Then there are the factors that seem to correlate with higher compliance. Unsurprisingly, firm capacity and “social license” matter. Brand strength and company size (but not profitability, so much) are positively correlated with better compliance. Also strongly correlated is whether a company has been involved with particular international supply chain initiatives, like the Conflict Free Sourcing Initiative (CFSI). However, benefits taper off if a company is involved in more than one such initiative, presumably because at some point redundancy and even conflict between initiatives kick in. It also turns out that making things easier for companies – for example, by having independent third-party auditors certify smelters as conflict-free, as CFSI does – increases compliance. For regulation and governance nerds like me, Sarfaty’s article also enriches the conversation about the comparative benefits of harmonization versus decentralization (i.e., in the context of federalism, or improving legal standards by allowing multiple standards to operate simultaneously). It reminds us that there can be real costs associated with allowing multiple initiatives to develop alongside each other, at least in the context of urgent human rights abuses on the ground. One harmonized set of due diligence reporting requirements, which are fairly easy for companies to implement, potentially with the assistance of credible on-the-ground actors like the CFSI would apparently make conflict mineral supply chains easier to map and to manage. While over the long run, multiple competing standards may be more effective at generating optimal standards, optimality in this environment may be less important than actually making some progress, sooner.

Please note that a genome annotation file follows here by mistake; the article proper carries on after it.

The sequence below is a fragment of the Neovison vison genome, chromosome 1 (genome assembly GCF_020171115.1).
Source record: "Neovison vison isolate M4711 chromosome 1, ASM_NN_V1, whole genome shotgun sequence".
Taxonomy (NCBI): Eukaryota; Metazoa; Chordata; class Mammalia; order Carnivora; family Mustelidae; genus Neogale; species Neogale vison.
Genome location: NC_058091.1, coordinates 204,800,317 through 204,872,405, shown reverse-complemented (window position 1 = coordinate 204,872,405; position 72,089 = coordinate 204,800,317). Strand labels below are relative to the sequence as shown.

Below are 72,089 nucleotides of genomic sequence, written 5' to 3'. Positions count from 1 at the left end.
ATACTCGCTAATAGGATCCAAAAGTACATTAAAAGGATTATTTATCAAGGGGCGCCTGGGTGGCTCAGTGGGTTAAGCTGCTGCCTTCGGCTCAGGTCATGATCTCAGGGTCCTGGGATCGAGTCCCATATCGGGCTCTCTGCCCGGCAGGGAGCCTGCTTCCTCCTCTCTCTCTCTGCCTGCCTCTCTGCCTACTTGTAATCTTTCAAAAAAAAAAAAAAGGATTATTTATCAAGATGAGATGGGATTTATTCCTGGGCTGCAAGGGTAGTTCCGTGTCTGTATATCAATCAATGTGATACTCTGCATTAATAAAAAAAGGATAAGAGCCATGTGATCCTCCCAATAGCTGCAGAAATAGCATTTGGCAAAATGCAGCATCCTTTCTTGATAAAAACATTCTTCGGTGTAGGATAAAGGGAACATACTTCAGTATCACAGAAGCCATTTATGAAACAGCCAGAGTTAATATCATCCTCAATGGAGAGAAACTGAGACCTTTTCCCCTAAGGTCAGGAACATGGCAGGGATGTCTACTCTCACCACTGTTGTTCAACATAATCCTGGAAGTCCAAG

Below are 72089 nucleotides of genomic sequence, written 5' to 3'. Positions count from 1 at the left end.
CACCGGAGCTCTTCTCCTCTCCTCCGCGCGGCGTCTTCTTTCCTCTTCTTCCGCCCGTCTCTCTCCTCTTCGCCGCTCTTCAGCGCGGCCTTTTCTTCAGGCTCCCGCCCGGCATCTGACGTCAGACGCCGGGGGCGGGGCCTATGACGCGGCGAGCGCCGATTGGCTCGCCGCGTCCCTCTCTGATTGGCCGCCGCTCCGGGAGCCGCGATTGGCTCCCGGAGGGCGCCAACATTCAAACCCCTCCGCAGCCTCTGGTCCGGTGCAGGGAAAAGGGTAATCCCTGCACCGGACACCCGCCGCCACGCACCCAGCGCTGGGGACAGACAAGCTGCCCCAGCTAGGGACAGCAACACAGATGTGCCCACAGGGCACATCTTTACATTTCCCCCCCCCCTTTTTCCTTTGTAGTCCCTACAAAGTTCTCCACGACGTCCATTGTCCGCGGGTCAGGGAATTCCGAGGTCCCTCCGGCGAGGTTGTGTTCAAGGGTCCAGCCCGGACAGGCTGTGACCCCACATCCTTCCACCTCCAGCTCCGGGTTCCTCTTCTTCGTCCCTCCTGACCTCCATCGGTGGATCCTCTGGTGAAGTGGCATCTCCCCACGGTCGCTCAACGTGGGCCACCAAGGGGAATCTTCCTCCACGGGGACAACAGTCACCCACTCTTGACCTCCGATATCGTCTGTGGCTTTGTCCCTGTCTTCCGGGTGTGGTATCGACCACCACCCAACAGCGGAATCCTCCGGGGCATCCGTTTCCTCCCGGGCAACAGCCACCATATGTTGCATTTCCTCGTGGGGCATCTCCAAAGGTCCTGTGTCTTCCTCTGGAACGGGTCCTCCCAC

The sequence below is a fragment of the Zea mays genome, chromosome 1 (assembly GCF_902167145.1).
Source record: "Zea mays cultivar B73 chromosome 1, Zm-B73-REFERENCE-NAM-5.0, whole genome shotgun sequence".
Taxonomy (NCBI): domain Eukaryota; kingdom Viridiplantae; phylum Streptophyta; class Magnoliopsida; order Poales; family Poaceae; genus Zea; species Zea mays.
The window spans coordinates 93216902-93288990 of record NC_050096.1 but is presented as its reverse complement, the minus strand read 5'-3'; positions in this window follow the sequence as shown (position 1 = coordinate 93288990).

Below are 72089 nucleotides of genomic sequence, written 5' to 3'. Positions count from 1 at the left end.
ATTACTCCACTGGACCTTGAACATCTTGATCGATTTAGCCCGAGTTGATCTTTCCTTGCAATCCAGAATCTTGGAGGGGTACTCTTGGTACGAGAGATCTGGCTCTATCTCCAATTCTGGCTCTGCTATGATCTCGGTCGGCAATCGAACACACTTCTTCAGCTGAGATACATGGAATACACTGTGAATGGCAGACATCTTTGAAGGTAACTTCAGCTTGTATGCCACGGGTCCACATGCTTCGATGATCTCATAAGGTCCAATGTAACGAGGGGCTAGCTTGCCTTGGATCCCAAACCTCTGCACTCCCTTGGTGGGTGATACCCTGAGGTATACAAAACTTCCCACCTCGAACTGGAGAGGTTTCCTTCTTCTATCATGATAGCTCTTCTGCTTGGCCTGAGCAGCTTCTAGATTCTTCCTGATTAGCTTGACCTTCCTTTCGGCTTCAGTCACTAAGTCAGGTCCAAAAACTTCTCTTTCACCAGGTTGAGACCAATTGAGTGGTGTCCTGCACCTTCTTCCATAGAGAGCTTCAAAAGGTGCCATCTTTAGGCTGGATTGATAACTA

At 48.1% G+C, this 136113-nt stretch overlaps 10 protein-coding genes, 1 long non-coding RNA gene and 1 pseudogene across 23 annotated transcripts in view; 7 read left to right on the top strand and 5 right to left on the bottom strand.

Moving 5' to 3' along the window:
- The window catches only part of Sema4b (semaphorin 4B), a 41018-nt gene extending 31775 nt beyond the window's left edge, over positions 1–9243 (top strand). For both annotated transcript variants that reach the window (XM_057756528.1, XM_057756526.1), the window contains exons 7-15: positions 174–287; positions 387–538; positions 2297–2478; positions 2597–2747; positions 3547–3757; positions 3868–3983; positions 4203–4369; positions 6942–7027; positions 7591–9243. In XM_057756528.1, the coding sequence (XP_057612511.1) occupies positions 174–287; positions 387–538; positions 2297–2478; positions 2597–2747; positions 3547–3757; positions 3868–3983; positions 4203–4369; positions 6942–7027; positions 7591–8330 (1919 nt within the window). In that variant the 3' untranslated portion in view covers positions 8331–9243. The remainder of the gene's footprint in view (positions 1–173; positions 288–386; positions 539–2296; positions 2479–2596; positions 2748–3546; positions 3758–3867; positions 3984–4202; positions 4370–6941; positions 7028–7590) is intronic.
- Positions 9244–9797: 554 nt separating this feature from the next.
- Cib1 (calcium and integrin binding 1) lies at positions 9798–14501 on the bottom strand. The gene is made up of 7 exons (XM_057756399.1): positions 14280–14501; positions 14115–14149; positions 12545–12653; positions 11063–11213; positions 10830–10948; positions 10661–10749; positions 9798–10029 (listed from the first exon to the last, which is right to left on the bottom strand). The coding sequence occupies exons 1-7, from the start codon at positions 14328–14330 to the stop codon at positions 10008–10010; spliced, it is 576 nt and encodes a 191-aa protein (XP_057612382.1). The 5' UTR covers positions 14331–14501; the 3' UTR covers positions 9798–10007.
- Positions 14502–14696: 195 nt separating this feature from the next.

Sarfaty’s work makes a welcome contribution to our understanding of how to improve supply chain due diligence. Hers is a positive early account of the application of domestic law to a thorny transnational problem, and Sarfaty’s thoughtful and thorough analysis helps identify the specific ways in which we may be able to envision a yet more robust and meaningful strategy for dealing with conflict minerals, human rights abuses, and corporate supply chains.